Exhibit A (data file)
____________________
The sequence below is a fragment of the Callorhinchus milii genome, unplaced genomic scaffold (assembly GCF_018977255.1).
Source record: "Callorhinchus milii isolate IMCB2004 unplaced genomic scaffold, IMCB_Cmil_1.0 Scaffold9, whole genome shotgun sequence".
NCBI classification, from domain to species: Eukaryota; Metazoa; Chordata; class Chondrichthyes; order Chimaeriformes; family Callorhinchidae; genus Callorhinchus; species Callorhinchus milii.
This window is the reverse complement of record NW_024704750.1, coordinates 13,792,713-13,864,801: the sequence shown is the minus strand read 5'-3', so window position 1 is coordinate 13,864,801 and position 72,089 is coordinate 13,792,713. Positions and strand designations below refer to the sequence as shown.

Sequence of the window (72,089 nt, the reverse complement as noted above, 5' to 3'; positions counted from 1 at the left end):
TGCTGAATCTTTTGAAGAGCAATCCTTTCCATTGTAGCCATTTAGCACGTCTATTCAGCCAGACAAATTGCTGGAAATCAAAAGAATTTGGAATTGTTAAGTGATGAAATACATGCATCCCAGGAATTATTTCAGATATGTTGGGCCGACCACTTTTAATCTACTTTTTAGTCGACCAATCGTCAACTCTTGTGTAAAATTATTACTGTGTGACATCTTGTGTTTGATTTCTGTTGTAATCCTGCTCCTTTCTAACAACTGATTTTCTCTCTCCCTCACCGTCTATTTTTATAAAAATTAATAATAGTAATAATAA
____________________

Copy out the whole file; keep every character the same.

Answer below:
The sequence below is a fragment of the Callorhinchus milii genome, unplaced genomic scaffold (assembly GCF_018977255.1).
Source record: "Callorhinchus milii isolate IMCB2004 unplaced genomic scaffold, IMCB_Cmil_1.0 Scaffold9, whole genome shotgun sequence".
NCBI classification, from domain to species: Eukaryota; Metazoa; Chordata; class Chondrichthyes; order Chimaeriformes; family Callorhinchidae; genus Callorhinchus; species Callorhinchus milii.
This window is the reverse complement of record NW_024704750.1, coordinates 13,792,713-13,864,801: the sequence shown is the minus strand read 5'-3', so window position 1 is coordinate 13,864,801 and position 72,089 is coordinate 13,792,713. Positions and strand designations below refer to the sequence as shown.

Sequence of the window (72,089 nt, the reverse complement as noted above, 5' to 3'; positions counted from 1 at the left end):
TGCTGAATCTTTTGAAGAGCAATCCTTTCCATTGTAGCCATTTAGCACGTCTATTCAGCCAGACAAATTGCTGGAAATCAAAAGAATTTGGAATTGTTAAGTGATGAAATACATGCATCCCAGGAATTATTTCAGATATGTTGGGCCGACCACTTTTAATCTACTTTTTAGTCGACCAATCGTCAACTCTTGTGTAAAATTATTACTGTGTGACATCTTGTGTTTGATTTCTGTTGTAATCCTGCTCCTTTCTAACAACTGATTTTCTCTCTCCCTCACCGTCTATTTTTATAAAAATTAATAATAGTAATAATAA